Armaan Somani wiggles forward in his chair, places both feet on the ground and closes his eyes. The other Grade 8 kids around him do the same.
"When your mind wanders, bring it back, " Doug Allen, Somani's school principal, tells the class of silent 13-year-olds as he chimes a Tibetan singing bowl. "Keeping bringing it back, but gently. It's not a bad thing that it wanders. That's what minds do."
This is the class's "mindful minute." It's a ritual that 320 students at the southwest Edmonton school practice every day. Grandview Heights is the first K-9 school in the province to incorporate mindfulness into its curriculum.
Mindfulness is a technique to quiet the mind, focus attention and manage emotions. The idea is simple: don't think meditation in the lotus position for an hour. Students are told to think of simple exercises like sitting still, focusing on their breath, or counting the sounds in the room.
Allen is the person responsible for this quiet revolution.
"It improves their capacity to focus, reduces anxiety, makes them more empathetic, improves relationships. All of this has been studied and found to be true. I think in the long run it will also make them happier," he said.
Somani, a Grade 8 honours student, says the mindful minute works for him.
"For example for my final exams, it was obviously very stressful. So I used mindfulness to calm me down. And really pay attention to the question at hand and not think 'what am I going to get on this exam, or what is going to happen?'"
"So I thought that really helped me calm down and do better on my exam."
Allen started to sow the seeds for a school-wide mindfulness program three years ago. He aligned himself with a California-based organization called Mindful Schools, which offers online and in-person training for teachers. Allen and three other teachers went to California for the training, while the school's remaining teachers studied online.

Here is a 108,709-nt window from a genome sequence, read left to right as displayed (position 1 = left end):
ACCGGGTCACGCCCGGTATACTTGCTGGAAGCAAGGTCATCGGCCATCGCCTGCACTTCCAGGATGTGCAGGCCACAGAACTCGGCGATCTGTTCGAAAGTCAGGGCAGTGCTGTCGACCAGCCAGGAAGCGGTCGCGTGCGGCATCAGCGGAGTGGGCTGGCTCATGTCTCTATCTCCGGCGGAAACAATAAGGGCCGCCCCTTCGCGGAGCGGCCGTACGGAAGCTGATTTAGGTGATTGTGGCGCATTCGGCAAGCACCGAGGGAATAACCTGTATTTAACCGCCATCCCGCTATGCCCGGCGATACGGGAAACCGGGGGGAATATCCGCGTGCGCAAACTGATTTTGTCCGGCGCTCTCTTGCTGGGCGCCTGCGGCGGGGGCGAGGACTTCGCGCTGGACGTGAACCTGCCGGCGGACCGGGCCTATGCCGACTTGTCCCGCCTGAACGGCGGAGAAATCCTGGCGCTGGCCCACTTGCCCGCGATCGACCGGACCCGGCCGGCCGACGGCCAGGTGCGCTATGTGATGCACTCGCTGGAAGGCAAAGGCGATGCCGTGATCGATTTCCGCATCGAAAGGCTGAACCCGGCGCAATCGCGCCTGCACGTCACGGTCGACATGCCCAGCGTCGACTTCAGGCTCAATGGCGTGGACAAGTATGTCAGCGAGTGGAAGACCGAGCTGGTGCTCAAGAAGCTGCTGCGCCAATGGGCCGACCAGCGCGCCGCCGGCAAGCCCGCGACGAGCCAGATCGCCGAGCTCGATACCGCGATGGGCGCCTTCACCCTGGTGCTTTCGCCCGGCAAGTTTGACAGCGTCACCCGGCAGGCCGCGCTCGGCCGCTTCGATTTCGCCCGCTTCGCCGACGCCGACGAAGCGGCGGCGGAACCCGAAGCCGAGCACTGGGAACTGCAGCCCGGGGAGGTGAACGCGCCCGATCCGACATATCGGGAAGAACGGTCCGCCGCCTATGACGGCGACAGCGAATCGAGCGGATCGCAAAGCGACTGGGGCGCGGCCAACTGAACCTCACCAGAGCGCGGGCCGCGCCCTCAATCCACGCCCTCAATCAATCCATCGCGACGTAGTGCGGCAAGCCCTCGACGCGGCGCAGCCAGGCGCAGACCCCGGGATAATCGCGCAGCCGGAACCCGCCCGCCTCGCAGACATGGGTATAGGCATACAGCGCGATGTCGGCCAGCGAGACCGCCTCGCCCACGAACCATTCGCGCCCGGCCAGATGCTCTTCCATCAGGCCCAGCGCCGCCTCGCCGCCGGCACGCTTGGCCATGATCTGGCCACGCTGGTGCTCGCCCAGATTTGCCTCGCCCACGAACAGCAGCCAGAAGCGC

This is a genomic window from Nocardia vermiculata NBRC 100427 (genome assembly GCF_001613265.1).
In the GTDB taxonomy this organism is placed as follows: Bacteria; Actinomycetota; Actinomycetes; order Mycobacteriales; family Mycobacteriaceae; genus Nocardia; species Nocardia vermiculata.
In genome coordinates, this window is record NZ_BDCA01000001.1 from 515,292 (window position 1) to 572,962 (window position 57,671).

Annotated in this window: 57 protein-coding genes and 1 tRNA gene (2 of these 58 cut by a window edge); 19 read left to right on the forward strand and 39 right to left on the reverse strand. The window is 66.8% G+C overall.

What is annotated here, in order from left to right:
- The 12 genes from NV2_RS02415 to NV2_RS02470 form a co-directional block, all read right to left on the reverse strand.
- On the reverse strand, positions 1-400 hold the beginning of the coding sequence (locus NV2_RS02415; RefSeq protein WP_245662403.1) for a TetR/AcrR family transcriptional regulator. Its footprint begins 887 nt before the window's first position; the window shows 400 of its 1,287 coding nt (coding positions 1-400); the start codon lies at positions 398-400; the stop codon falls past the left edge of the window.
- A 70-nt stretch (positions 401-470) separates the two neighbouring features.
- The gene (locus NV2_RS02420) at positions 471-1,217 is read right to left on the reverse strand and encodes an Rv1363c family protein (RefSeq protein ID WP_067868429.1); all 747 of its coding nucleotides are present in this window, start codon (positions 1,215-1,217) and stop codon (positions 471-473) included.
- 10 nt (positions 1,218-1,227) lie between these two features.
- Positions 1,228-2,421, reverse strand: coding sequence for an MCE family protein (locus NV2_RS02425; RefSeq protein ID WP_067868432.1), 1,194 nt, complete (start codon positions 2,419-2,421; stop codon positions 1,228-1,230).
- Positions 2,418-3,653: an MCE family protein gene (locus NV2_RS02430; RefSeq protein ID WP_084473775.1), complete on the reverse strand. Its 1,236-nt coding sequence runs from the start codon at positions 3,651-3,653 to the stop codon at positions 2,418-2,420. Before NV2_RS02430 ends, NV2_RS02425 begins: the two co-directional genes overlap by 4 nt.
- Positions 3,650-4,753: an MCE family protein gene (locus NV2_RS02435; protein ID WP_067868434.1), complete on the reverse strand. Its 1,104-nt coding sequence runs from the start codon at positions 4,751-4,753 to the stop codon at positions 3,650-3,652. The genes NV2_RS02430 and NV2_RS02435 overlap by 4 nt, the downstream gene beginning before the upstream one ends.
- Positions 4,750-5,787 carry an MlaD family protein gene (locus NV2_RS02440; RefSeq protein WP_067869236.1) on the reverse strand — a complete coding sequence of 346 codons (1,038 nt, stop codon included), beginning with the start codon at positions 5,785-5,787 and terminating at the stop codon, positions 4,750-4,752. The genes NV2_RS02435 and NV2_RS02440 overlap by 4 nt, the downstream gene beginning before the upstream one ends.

This fall, Allen's mindfulness program began.
It starts with the morning messages, which might involve a Sesame Street video about the importance of self-control. Throughout the day, teachers can lead 'mindful minutes', often at the request of the children who are feeling overwhelmed by the pressure and noise of going to school. Children learn to do quick body scans, as a way to relax.
"Before I thought 'why on earth would focusing on my breath help me?'" said Grade 7 student Dania Al-Rimawi. After six weeks of daily mindfulness, she's a convert.
"I have a sibling at home as well, so sometimes I can get frustrated with him and I have to use mindfulness to acknowledge my temper and separate from everyone and calm down. And at school when I get a panic attack during a test, I take a few seconds and do some deep breathing and calm myself down."
Allen was at first hesitant to introduce the program because many people might think it's not a good use of school time. He says there are many misconceptions about the concept.
"A lot of people think it's religious. It's not. They think it's flaky and hippy. It's not. It's modern psychology. It's mainstream now," he said.
"It's being used by parliamentarians in London, by Google Corporation, it's being used by the military. It's used in health care, it's used in psychology. But people still have this funny idea about what mindfulness is."
Allen notes that although his is the first Alberta program, it's used elsewhere in the country. The Vancouver School District offers mindfulness training to all its teachers.
Parents have so far been supportive. But they note that not all children respond to the practice.
Julia-Lin Ding has two children at Grandview Heights: Grade 3 student Olivia and another daughter in Grade 5. Olivia's sister never mentioned the new school focus, but the younger girl uses the techniques to go to sleep at night.
"I think some kids gravitate to it more. Maybe the timing is just right. I'm not sure why Olivia has grabbed onto it, but I have seen a really big difference in Olivia," Ding said.
Principal Allen admits it's not for everyone.
"I'm not going to say 100 per cent are on board. One hundred per cent are respectful enough they let it happen. I think I can 90 to 95 per cent are on board with this, which is beyond my expectations."
Allen says within a few weeks he hopes a few inspired students will start leading the morning mindfulness practice. And ultimately, he hopes to see Alberta Education incorporate this into its province-wide curriculum.